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Hypoxaemia enhances peripheral muscle oxidative stress in chronic obstructive pulmonary disease
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  1. C Koechlin1,
  2. F Maltais2,
  3. D Saey2,
  4. A Michaud2,
  5. P LeBlanc2,
  6. M Hayot1,
  7. C Préfaut1
  1. 1UPRES-EA 701, Laboratory of Physiologie des Interactions, Service Central de Physiologie Clinique, Hôpital Arnaud de Villeneuve, 34295 Montpellier cedex 5, France
  2. 2Centre de Recherche, Hôpital Laval, Institut Universitaire de Cardiologie et de Pneumologie de l’Université Laval, Sainte-Foy, Québec, Canada
  1. Correspondence to:
    Dr C Koechlin
    Laboratoire de Physiologie des Interactions, Service Central de Physiologie Clinique, Hôpital Arnaud de Villeneuve, 34295 Montpellier cedex 5, France; christelle_koechlinhotmail.com

Abstract

Background: Because oxidative stress affects muscle function, the underlying mechanism to explain exercise induced peripheral muscle oxidative stress in patients with chronic obstructive pulmonary disease (COPD) is clinically relevant. This study investigated whether chronic hypoxaemia in COPD worsens peripheral muscle oxidative stress and whether an abnormal muscle inflammatory process is associated with it.

Methods: Nine chronically hypoxaemic and nine non-hypoxaemic patients performed repeated knee extensions until exhaustion. Biopsy specimens were taken from the vastus lateralis muscle before and 48 hours after exercise. Muscle oxidative stress was evaluated by lipid peroxidation (lipofuscin and thiobarbituric acid reactive substances (TBARs)) and oxidised proteins. Inflammation was evaluated by quantifying muscle neutrophil and tumour necrosis factor (TNF)-α levels.

Results: When both groups were taken together, arterial oxygen pressure was positively correlated with quadriceps endurance time (n = 18, r = 0.57; p<0.05). At rest, quadriceps lipofuscin inclusions were significantly greater in hypoxaemic patients than in non-hypoxaemic patients (2.9 (0.2) v 2.0 (0.3) inclusions/fibre; p<0.05). Exercise induced a greater increase in muscle TBARs and oxidised proteins in hypoxaemic patients than in non-hypoxaemic patients (40.6 (9.1)% v 10.1 (5.8)% and 51.2 (11.9)% v 3.7 (12.2)%, respectively, both p = 0.01). Neutrophil levels were significantly higher in hypoxaemic patients than in non-hypoxaemic patients (53.1 (11.6) v 21.5 (11.2) counts per fibre × 10−3; p<0.05). Exercise did not alter muscle neutrophil levels in either group. Muscle TNF-α was not detected at baseline or after exercise.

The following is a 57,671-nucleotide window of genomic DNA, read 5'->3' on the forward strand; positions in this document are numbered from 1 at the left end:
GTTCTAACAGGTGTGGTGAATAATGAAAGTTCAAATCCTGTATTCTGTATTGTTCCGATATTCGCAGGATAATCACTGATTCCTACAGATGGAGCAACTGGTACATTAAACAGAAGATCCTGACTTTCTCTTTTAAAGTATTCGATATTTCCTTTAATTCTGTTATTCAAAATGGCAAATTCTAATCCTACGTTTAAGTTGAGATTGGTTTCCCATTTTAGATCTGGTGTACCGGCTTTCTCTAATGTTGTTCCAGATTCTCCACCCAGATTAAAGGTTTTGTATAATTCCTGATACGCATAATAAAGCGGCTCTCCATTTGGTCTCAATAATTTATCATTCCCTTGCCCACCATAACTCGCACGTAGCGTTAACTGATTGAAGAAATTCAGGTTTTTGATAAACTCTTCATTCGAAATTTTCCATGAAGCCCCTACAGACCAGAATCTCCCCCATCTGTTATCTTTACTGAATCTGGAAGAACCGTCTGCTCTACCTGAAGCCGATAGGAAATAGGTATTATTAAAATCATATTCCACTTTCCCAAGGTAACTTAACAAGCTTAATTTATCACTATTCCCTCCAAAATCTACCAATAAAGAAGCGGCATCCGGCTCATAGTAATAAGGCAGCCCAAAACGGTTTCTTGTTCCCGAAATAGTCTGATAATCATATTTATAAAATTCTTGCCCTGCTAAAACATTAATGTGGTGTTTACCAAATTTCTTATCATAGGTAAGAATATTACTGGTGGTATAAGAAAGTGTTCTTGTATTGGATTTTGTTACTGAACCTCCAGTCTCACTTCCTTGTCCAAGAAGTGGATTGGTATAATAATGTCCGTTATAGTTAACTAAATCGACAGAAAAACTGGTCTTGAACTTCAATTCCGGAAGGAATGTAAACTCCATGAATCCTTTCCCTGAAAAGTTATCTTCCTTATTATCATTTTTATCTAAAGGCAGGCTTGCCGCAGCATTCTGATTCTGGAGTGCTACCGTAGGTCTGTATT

Conclusion: Chronic hypoxaemia was associated with lower quadriceps endurance time and worsened muscle oxidative stress at rest and after exercise. Increased muscle neutrophil levels could be a source of the increased baseline oxidative damage. The involvement of a muscle inflammatory process in the exercise induced oxidative stress of patients with COPD remains to be shown.

  • FEV1, forced expiratory volume in 1 second
  • FVC, forced vital capacity
  • GPx, glutathione peroxidase
  • HR, heart rate
  • MCTSACT, mid thigh muscle cross sectional area
  • MVC, maximal voluntary contraction
  • Pao2, arterial oxygen pressure
  • ROS, reactive oxygen species
  • SOD, superoxide dismutase
  • Spo2, oxygen pulse saturation
  • TBARs, thiobarbituric acid reactive substances
  • TNF-α, tumour necrosis factor α
  • chronic obstructive pulmonary disease
  • exercise
  • hypoxaemia
  • lipid peroxidation
  • lipofuscin
  • oxidised protein
  • inflammation
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    • [view PDF] - Figure E1. Plots of the differences for the two observers in neutrophil counts against their means, according to the Bland and Altman method[32] (n = 36).

Footnotes

  • Published Online First 17 June 2005

  • This study was supported in part by a Canadian Institutes of Health Research grant number MOP-53135

  • Competing interests: CK was supported by a travelling grant from La Cooperation Franco-Québécoise. FM is a research scholar of the Fonds de la Recherche en Santé du Québec. DS is a recipient of a PhD training award from the Fonds de la Recherche en Santé du Québec.

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